One of the tools of encouragement is praise. Much research has been done regarding praise. We know that we should praise 3-4 times as often as we criticize. We know that praise should be specific. "Your reading rate has improved three words per minute this week," rather than "good job reading." According to Dweck, we need to include the information about mindset as well. We can indicate the work it takes to get there: "You have read this passage four times and each time your reading rate increased. You can see your progress on the chart. More importantly, when you read the new passage your reading rate was higher than on the first time through the last passage. That's hard work paying off." Many authors have recently written about feedback. We need to spend our time giving constructive feedback that focuses in on work leading to improvement rather than a quick thumbs up to signify succcess.

Common Core Standards and Gifted Education

It has been a year of growth and development as my children's school struggled to implement the CCSS using the NY state provided modules in ELA (and math, but my youngest to be advanced enough to be lucky enough to be a year ahead of the roll out for high school subjects). As I predicted, the modules were implemented slowly with little regard to my daughter's skills. The English teacher refused to differentiate the lessons because they were "challenging to her," a misunderstanding at its best. She was truly overwhelmed trying to teach the modules, especially with all the extras they decided to put in and the scaffolding for the struggling learners. It took a mere 4 months to read To Kill a Mockingbird. My daughter, who read the book in a week, was so frustrated she wanted to scream, but as a child who plays the game of school well, she did not. I am not saying the modules are bad. They have some wonderful lessons to pick and choose from. Slavish devotion, however, is a misuse.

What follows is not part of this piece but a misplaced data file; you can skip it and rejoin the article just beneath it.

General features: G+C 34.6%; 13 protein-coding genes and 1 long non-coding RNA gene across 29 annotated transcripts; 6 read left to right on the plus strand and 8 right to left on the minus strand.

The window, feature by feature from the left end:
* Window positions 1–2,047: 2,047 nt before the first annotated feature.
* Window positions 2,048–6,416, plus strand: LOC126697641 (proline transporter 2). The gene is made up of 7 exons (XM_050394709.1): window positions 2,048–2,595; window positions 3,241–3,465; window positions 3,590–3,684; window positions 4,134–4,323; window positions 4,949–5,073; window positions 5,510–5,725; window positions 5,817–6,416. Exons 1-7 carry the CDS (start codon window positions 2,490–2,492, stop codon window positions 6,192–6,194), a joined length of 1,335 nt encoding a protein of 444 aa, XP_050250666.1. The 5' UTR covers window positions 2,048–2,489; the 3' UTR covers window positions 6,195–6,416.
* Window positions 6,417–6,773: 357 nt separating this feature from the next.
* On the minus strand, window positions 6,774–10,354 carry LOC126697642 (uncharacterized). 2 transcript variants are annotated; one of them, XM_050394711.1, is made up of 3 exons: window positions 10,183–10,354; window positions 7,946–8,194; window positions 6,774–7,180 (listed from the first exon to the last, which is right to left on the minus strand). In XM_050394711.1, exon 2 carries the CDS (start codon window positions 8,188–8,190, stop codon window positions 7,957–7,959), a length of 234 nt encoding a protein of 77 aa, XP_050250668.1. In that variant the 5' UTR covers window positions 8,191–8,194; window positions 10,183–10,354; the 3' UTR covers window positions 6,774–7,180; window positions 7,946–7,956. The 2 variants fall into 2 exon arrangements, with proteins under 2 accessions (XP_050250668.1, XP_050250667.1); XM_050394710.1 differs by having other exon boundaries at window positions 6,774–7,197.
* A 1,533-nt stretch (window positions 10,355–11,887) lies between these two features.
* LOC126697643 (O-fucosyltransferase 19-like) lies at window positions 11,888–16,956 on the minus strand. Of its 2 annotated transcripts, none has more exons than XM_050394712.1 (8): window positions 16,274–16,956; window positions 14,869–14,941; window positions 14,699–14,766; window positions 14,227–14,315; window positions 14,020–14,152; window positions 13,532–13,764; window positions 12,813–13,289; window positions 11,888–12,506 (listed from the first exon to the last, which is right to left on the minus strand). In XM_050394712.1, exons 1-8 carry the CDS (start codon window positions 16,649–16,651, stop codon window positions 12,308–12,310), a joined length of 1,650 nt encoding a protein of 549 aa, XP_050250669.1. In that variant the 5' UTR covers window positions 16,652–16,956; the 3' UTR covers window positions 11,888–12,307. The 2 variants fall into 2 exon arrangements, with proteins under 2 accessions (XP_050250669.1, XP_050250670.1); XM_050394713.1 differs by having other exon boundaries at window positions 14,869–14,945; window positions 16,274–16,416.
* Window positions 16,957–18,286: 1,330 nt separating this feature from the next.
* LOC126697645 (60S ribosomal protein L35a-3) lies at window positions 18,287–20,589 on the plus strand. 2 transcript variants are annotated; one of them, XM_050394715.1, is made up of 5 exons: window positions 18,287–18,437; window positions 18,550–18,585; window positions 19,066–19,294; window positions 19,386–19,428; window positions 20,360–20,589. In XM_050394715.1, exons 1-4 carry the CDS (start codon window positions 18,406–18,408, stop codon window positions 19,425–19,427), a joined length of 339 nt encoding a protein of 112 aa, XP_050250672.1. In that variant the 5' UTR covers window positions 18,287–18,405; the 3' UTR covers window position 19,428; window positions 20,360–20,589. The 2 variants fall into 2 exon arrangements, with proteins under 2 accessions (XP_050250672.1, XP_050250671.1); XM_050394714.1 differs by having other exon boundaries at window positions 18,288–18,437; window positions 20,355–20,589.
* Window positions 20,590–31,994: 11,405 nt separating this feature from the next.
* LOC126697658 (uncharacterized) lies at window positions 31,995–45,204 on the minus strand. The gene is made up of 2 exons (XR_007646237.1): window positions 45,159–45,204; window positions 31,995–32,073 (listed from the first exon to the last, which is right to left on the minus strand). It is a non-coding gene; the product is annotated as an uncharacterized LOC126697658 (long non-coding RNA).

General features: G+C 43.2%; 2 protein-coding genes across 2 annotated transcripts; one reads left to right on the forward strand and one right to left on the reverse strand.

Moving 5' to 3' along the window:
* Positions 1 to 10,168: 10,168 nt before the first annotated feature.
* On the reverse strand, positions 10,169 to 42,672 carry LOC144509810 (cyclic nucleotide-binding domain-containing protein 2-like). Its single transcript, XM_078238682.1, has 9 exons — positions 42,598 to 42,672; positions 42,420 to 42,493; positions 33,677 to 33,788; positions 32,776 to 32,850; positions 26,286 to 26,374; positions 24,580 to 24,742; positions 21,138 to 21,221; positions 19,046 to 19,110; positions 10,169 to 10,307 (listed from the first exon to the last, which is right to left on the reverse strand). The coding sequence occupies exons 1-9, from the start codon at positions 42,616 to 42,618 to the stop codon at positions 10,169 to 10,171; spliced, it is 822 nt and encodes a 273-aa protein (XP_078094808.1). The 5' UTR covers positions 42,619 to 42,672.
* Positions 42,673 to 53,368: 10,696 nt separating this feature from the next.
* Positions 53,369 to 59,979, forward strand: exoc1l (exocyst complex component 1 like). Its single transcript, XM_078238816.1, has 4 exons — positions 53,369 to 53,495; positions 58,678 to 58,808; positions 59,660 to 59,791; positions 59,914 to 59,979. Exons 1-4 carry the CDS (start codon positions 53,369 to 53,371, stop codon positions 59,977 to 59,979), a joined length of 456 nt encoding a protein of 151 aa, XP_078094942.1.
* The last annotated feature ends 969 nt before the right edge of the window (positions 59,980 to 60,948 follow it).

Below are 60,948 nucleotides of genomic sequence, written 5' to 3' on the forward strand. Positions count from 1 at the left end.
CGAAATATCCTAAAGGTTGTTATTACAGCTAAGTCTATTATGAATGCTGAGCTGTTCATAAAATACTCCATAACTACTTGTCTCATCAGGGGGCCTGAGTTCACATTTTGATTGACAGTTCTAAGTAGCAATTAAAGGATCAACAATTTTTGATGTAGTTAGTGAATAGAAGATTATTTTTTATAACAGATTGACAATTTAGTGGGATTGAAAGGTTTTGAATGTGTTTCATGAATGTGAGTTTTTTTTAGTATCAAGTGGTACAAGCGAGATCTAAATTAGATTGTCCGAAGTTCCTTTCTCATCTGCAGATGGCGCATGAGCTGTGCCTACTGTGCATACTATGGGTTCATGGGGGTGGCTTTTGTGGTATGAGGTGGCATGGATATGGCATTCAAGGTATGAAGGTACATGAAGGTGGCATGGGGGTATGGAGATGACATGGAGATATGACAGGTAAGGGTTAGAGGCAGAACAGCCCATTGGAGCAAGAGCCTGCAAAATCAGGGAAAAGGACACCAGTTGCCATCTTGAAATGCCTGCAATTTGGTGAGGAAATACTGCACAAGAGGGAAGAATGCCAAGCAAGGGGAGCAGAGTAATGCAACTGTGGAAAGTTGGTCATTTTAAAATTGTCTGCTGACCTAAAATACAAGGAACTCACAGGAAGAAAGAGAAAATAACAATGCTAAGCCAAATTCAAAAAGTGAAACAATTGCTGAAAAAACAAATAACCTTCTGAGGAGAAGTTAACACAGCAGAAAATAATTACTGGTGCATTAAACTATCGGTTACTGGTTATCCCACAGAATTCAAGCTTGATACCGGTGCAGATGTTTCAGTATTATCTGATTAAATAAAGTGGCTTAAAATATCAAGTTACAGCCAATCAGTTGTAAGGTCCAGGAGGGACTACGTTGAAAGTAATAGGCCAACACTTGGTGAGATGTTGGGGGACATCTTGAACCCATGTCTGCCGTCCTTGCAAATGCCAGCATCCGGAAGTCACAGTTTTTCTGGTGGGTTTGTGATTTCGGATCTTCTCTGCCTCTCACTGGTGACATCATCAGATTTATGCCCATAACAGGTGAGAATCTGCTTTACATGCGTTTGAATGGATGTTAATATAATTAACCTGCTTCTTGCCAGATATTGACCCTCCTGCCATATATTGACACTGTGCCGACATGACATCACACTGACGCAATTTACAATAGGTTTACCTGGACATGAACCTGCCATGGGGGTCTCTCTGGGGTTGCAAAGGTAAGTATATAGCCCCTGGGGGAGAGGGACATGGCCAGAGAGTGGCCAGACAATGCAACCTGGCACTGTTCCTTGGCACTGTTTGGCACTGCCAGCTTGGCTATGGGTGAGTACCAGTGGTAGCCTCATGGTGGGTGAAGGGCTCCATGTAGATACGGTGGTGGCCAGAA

The National Association for Gifted Children published an article that was picked up by NY's gifted organization AGATE entitled Common Core State Standards and Gifted Education. They not only acknowledge that the CCSS are more rigorous but how they fall short of meeting the needs of gifted children, a viewpoint my daughter's experience supports. The authors pull out the CCSS statement that "The standards do not define the nature of advanced work for students who meet the Standards prior to the end of high school." My experience is that some schools will do everything in their power to prevent students from achieving the standards early so they do not have to deal with the issue. There is simply a failure in the mainstream educator population to even acknowledge that these highly capable students should move at a rate any different than their less academically capable peers. There is a belief that age is the only important determinant in appropriate educational placement.